Shifting Modes Doesn’t Have to Be All or Nothing: The Car-Lite Lifestyle

26 Jun

Curtis Bryant is a long time friend of Mode Shift Omaha and occasional contributor to our blog.

The book How to Live Well Without Owning a Car, by Chris Balish, introduced me to this continuum: car dependent > car lite > car free. The ideas of being car dependent and car free turn the conventional assumption that cars mean freedom on its head. Instead, it assumes that freedom comes from reduced reliance on cars.*

Because I drive a car and also use transit, bicycles, and my feet for transportation, I’m in the “car lite” camp. Car-lite living does offer freedom. For example, when I’m going downtown and don’t want to pay for parking or waste time and gas looking for a parking place, I know how to use transit or my bicycle (or both on the same trip) instead of driving. A car-dependent person might assume that the choice is between driving and not going. I know that parking is a choice, and that knowledge is power.

Transportation Mode Pro Con
Driving my car
  • Can drive as far as I want in any direction when I want
  • Comfortable, w/ climate control and sound system
  • Carries passengers and heavy, bulky loads
  • Expensive (purchase, maintenance, insurance, registration, parking, fuel, etc.)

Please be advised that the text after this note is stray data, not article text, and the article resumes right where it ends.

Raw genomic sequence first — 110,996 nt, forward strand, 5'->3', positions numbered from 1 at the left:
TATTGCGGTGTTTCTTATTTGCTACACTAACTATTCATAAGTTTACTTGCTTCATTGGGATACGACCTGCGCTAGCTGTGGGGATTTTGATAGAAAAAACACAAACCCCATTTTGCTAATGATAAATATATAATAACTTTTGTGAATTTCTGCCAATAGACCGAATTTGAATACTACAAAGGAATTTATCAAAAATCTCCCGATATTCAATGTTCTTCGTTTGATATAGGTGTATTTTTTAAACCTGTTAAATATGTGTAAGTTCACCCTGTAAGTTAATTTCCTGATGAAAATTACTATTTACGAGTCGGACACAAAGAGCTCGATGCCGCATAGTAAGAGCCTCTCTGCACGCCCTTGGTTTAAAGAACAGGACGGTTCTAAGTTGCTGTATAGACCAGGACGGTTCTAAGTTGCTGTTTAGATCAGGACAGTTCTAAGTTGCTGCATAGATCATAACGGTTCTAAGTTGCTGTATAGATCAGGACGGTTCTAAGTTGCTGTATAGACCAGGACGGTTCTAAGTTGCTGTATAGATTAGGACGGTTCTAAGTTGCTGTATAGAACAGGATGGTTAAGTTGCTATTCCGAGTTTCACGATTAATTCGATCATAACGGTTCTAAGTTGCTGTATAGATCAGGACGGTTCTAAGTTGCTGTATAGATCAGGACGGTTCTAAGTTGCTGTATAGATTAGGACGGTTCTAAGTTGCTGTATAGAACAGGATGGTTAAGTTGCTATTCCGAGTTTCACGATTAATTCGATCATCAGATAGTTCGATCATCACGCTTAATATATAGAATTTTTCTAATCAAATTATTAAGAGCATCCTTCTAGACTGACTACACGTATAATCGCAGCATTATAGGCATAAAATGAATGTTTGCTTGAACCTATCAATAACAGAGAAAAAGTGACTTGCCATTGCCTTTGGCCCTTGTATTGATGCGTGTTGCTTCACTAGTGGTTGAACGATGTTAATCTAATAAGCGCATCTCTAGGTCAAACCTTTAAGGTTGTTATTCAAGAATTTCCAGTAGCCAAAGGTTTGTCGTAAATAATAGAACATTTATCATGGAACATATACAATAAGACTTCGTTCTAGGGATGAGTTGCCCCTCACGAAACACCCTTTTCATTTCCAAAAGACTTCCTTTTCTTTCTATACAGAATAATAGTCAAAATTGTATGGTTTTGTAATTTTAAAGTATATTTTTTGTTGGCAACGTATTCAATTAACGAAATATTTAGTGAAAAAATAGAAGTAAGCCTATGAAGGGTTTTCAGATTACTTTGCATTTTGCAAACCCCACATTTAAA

• Global warming
  • Sedentary
  • Inexpensive
  • Someone else drives and parks
  • Time to read, think, or meet people
  • “Gotta catch a bus. See you later!”
  • Promotes walking
  • More social than driving
  • Friendlier to the earth
  • Limited service area and times
  • May be slower than driving
  • Stops may offer little protection from elements
  • Can bring only what you can carry
  • Inexpensive
  • Combines exercise and transportation
  • Fun
  • More social than driving
  • Can go almost anywhere
  • No climate control
  • May be slower than driving and transit
  • Can bring only what you can carry
  • Free
  • Combines exercise and transportation
  • Fun
  • More social than driving
  • Can go almost anywhere
  • No need to lock a car or bike
  • Most limited speed and range
  • No climate control
  • Can bring only what you can carry

By “More social than driving,” I mean that, while cars encase people behind walls and glass, transit, cycling, and walking don’t. It’s far easier to meet strangers using these modes of transportation.

Most “cons” to transit depend most on the capabilities and limits of a given transit system, not transit as such. I can imagine a vast network of transit systems that, together, created a nearly unlimited service area. Some transit systems do run around the clock or nearly so. Service frequency, shelters, and other features can improve given enough funding.